MTN and Huawei have recently jointly launched the Smart Water Metering solution, the first Narrowband Internet of Things (NB-IoT) solution in Africa. The solution is designed to help MTN develop their NB-IoT services to explore new markets. MTN is planning to launch the Low Power Wide Area technology in Nigeria by the end of 2018 and followed by Cameroon, Cote d’Ivoire, Ghana, Uganda, and Zambia throughout 2019.
MTN is already deploying IoT solutions to make farming smart in Africa. To exemplify, the telco in 2016 launched a livestock tracking solution to assist herdsmen in monitoring and tracking cattle in Nigeria. The solar-powered ICT device can track the location of cattle, send emergency alerts to the authorities in times of trouble and help in creating grazing areas separate from farmlands. It uses GPS technology to perform location tracking for cattle and geo-fencing for grazing areas.
The telco has other smart farming solutions and planning to develop more.
Rival Vodacom, which is owned by British mobile phone giant, recently launched a connected farmer solution.
Vodacom connected farmer is a mobile phone-based solution for Agri-businesses to interact and transact with Smallholder Farmers. With an estimated combined investment about R21 million over three years, the ‘Connected Farmer’ platform, a cloud-based web and mobile software solution, will link thousands of smallholder farmers to the agriculture value chain enabling access to information, services, and markets.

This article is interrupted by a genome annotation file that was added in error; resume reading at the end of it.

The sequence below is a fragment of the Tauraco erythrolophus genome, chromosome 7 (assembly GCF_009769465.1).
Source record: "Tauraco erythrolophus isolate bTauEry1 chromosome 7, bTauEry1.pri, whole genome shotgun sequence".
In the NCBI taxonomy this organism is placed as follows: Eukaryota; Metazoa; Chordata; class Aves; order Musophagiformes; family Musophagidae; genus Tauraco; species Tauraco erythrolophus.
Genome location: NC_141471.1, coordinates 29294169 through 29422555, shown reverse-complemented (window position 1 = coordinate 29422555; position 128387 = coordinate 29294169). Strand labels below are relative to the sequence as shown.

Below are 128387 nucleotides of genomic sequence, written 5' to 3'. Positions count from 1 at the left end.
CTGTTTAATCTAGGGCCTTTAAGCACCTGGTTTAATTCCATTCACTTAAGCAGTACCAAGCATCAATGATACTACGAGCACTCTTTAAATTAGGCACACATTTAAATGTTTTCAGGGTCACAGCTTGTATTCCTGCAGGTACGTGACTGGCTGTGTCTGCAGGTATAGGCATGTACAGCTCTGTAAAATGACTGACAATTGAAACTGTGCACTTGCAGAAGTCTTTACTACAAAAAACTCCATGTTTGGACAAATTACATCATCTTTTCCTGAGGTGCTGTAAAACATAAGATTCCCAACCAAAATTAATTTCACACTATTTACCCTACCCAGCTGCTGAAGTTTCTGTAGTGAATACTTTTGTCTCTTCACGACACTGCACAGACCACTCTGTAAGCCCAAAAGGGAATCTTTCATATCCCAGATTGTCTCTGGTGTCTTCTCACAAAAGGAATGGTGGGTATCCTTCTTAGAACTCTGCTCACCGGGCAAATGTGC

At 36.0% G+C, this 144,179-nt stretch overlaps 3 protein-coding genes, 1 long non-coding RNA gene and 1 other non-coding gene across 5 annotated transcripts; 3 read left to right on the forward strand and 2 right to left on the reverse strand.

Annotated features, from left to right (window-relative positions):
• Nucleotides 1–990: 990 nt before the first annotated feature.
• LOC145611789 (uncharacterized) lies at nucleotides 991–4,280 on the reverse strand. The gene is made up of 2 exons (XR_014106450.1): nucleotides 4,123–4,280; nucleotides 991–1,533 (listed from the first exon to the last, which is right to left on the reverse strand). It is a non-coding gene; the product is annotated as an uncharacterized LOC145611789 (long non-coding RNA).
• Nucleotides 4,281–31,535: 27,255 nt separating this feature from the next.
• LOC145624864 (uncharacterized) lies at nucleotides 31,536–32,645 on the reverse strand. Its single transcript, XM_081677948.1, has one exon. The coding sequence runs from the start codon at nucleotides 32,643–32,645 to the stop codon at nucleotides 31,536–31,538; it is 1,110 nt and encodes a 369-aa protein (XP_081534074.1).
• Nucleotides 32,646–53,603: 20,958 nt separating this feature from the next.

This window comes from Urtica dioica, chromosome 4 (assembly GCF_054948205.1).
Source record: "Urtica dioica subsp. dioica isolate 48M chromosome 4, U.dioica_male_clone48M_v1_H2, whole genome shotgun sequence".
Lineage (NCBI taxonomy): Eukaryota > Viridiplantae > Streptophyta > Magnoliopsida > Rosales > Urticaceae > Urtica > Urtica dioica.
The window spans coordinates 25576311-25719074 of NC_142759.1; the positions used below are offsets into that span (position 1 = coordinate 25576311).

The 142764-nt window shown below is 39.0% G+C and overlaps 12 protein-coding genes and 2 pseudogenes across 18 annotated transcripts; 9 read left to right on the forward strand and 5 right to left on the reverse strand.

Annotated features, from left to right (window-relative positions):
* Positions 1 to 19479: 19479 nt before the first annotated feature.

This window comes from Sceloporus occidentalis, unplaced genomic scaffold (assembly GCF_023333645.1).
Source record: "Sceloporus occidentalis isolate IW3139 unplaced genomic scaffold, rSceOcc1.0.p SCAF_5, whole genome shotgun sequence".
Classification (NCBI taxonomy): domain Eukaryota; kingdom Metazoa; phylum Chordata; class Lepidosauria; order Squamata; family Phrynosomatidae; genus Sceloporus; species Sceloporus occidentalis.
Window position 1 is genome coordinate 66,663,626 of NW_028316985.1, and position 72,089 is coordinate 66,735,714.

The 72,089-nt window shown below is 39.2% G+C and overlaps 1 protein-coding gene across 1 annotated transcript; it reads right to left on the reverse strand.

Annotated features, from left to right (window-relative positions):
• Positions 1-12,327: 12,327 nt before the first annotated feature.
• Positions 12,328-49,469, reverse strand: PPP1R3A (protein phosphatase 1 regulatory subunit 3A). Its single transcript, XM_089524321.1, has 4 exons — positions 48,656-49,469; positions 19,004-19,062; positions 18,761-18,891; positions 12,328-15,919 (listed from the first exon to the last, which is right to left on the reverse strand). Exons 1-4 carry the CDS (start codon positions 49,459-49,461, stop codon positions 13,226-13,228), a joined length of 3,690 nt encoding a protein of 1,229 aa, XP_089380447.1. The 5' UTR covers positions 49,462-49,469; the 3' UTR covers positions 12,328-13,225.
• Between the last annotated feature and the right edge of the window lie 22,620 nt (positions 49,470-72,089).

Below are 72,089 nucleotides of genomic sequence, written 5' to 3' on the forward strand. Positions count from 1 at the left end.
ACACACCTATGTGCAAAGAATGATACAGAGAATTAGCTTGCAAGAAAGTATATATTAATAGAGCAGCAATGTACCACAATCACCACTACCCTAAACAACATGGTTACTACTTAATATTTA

For more read: The Connected Farmer: How Vodacom is Making Farming Cool
“Digitising the agricultural value chain means that smallholder farmers will benefit from access to information and markets. Vodacom and its partners will enable this while reducing some of the risks carried by agribusinesses,” Vuyani Jarana, chief officer for Vodacom Business, said recently.
The connected farm is the future of farming.
“Connecting, collecting and analysing data in real-time through fast and reliable IoT applications is becoming crucial as farmers need to maximise their yields while reducing their costs,” Qiu Heng, President of Marketing Operations, Huawei Wireless Solution, said.
“By innovating collaboratively with telecom operators, we aim to help them implement smart IoT solutions that enable the connected farm to become a reality.”